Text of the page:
At my work we have a bunch of old computer and logic stuff. I figured it would be best to ask about it here, since the original owners have long since retired. Any ideas what this thing is and what it was for?

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  • Are those LEDs or holders for incandescent bulbs? That might help set some date limits.
    – dave
    May 2, 2022 at 17:13
  • 1
    A photo of the back or innards may well provide more scope for analysis.
    – paxdiablo
    May 2, 2022 at 20:57
  • At first I thought it could have been the front panel from a PDP/8. Not the original one of course, but maybe a clone. Because it's twelve bits, and the MSB is numbered 0, and the LSB is numbered 11 (this is back-to-front from the modern convention). But this hypothesis does not explain the four-bit I/O connectors (would've been 6 bits on the PDP/8) nor the three power connectors, whatever that means. May 3, 2022 at 7:37
  • @another-dave They look like bulbs to me. I don't recall LEDs being common in the days when those types of toggle switches were in use.
    – Barmar
    May 3, 2022 at 15:41

3 Answers 3


Caveat: ATM I can not identify the machine this was taken from. I can only describe what can be said from parts visible. I will not go into further speculation.

Seems to be part of a front panel (i.e. blinkenlights) to some machine. Hard to say anything more detailed.

  • It's most likely a 12 bit system, as switches and lamps are organized as four groups of 3 each, which is typical for octal handling.

  • It can't be said if this is from a 'real' Computer, some IO processor or 'just' some controller, without further information.

  • Still, the 'POWER CONNECTORS' and 'I/O CONNECTORS' lamps seem to indicate that it's from some communication and/or I/O orientated system.

    • The 'POWER CONNECTORS' seem to be static assigned to (maybe) show activity on either line

    • The 'I/O CONNECTORS' (may) show activity on either line/device

  • The switches are most likely to set an address, which can be a memory address, some I/O register or channel address.

  • It is only intended for reading/checking data, as there is only a single set of switches and no visible controls to latch address and/or data (*1)

  • Operation is most likely (*1) done by

    • setting an address with the switches
    • switch position gets reflected on the lower row of lamps
    • any data at that address will be shown on the top row
  • Together ('I/O CONNECTORS' and 'data' lamps in single row) this might provide a nice display of actual activity. Quite useful to check if a certain functionality is operating the way it should (*2).

  • The 'LAMP CHECK' button does exactly that, ignite all lamps to see check for defects - quite common at a time when lamps weren't LED like today.

*1 - Unless there are not additional controls outside the picture, in another, missing panel.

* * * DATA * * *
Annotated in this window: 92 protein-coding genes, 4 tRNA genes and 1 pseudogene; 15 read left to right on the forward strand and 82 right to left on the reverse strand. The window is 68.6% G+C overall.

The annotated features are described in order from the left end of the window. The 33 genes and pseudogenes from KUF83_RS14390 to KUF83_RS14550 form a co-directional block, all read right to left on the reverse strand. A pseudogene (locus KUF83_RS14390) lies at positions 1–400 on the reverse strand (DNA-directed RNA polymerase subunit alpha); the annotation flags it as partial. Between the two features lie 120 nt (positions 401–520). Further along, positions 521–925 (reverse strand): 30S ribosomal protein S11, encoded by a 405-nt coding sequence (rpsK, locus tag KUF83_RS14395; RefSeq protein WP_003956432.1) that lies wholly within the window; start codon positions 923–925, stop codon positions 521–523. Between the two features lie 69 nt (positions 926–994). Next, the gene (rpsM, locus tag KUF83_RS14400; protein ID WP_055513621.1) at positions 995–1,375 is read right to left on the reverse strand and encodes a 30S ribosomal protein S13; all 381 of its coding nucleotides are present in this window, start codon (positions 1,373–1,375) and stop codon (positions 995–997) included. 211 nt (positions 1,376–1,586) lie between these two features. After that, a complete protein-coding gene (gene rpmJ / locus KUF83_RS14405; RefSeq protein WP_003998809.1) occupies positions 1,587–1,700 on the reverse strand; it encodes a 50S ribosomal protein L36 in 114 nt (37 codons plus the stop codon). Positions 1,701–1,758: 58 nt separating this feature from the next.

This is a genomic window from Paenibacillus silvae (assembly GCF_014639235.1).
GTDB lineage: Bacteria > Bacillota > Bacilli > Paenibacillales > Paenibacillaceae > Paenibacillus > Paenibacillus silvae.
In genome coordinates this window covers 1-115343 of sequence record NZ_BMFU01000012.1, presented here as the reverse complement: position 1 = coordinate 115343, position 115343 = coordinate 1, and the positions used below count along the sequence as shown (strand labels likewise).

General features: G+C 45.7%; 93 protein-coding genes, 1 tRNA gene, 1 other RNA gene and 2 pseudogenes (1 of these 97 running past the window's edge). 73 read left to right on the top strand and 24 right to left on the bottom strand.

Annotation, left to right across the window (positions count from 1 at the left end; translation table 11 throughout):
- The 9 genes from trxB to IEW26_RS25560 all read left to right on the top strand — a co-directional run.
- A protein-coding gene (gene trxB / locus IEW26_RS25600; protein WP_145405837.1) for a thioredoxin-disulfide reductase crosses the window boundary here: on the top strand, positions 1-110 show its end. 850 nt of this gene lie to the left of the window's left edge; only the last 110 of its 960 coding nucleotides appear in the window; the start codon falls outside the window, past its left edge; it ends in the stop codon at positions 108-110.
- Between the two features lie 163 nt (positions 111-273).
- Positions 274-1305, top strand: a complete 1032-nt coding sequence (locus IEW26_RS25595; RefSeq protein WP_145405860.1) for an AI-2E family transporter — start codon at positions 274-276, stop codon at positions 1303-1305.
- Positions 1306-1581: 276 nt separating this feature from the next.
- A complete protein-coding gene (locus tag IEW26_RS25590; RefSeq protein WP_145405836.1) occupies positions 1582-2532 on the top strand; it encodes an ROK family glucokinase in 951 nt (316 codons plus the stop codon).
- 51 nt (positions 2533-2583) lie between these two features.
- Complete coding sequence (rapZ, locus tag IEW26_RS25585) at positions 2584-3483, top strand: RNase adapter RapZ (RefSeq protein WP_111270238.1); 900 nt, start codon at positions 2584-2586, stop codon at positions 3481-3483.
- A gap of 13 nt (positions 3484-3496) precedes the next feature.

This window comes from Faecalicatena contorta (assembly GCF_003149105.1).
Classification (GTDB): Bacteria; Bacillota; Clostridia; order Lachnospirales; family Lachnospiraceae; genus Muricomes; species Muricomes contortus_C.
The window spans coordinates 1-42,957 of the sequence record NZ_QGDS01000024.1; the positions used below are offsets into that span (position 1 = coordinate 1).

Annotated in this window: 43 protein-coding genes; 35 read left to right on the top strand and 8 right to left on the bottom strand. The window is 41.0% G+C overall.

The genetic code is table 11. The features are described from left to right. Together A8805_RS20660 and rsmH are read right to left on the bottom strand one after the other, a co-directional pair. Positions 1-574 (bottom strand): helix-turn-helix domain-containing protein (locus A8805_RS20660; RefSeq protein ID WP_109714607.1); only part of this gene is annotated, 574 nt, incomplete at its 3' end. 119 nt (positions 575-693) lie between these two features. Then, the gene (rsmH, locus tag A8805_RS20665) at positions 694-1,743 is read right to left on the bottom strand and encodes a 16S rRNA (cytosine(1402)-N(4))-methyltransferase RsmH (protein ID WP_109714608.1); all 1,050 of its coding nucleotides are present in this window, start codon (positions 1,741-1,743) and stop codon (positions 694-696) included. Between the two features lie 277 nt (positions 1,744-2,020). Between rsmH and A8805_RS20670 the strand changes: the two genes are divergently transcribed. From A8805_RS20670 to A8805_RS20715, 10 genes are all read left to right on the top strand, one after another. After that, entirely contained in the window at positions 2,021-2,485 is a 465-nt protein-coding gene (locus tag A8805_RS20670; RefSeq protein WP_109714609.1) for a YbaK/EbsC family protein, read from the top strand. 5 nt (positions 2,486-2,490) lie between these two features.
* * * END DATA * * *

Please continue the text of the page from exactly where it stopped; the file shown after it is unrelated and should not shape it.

*2 - Imagine the address being a status word of a serial interface, thus showing activity on either line, or conditions why there is no activity. Looking why a certain (modem) line is not operational (or why the remote user claims so) was one of the most common tasks.

  • 1
    Oh man, I'm left hanging by your (*1)!!!
    – Jon Custer
    May 2, 2022 at 16:52
  • @JonCuster I am sooo terrible sorry .... NOT :)))
    – Raffzahn
    May 2, 2022 at 16:54
  • 1
    Well, your footnotes are some of the most interesting parts of your answers!
    – Jon Custer
    May 2, 2022 at 16:55
  • Thanks! This device is totally separate from anything else, so no, there is nothing else around. However, that doesn't mean it didn't once belong to something bigger. May 2, 2022 at 16:58
  • @JonCuster Sorry to disappoint you, this time it's only to save ass, in case there's more visible outside the picture shown :))
    – Raffzahn
    May 2, 2022 at 17:00

A "switch register" or "sense switches" provides a way for the CPU to read a binary input without explicitly using the I/O bus. Due to the name "switch register," I would expect these switches to be mapped directly to a register accessible to the CPU. For a made-up example, if the CPU had 8 registers, one of them (let's say, register 0) would be mapped to the front-panel switches. Writes to that register would do nothing; reads from it would reflect the position of those switches.

A switch register was especially useful for interacting with bootstrap programs, for selecting the input device or other options, or for controlling diagnostic programs, but of course any program capable of reading that register could make use of them.

  • 4
    Early in my career, we called compiler and linker command line options "switches." I learned where that name came from when I did some work in Fortran II on an old IBM 1130 system: Compiler options were selected by flipping physical switches on the machine's front panel. May 2, 2022 at 19:50

I'm not familiar with this particular model but this type of "front panel" was found in many early mainframe, mini, and micro computer systems. While this example is among the simpler ones, and may be from a micro computer system, these all worked similarly.

They were used to program the system word by word and were often used to input a "boot loader" that would load the operating system from some other device like a paper tape reader or a disk drive.

These work by setting the memory address on the switches and then seeing the memory content at that address and then depositing a value set by the switches into that memory location. Often they had an "auto-increment" that would automatically increment the address to the next some so that you didn't have to manually enter the next address.

Overall it was quite tedious using these which is why they have pretty much disappeared except in some retro models out there.

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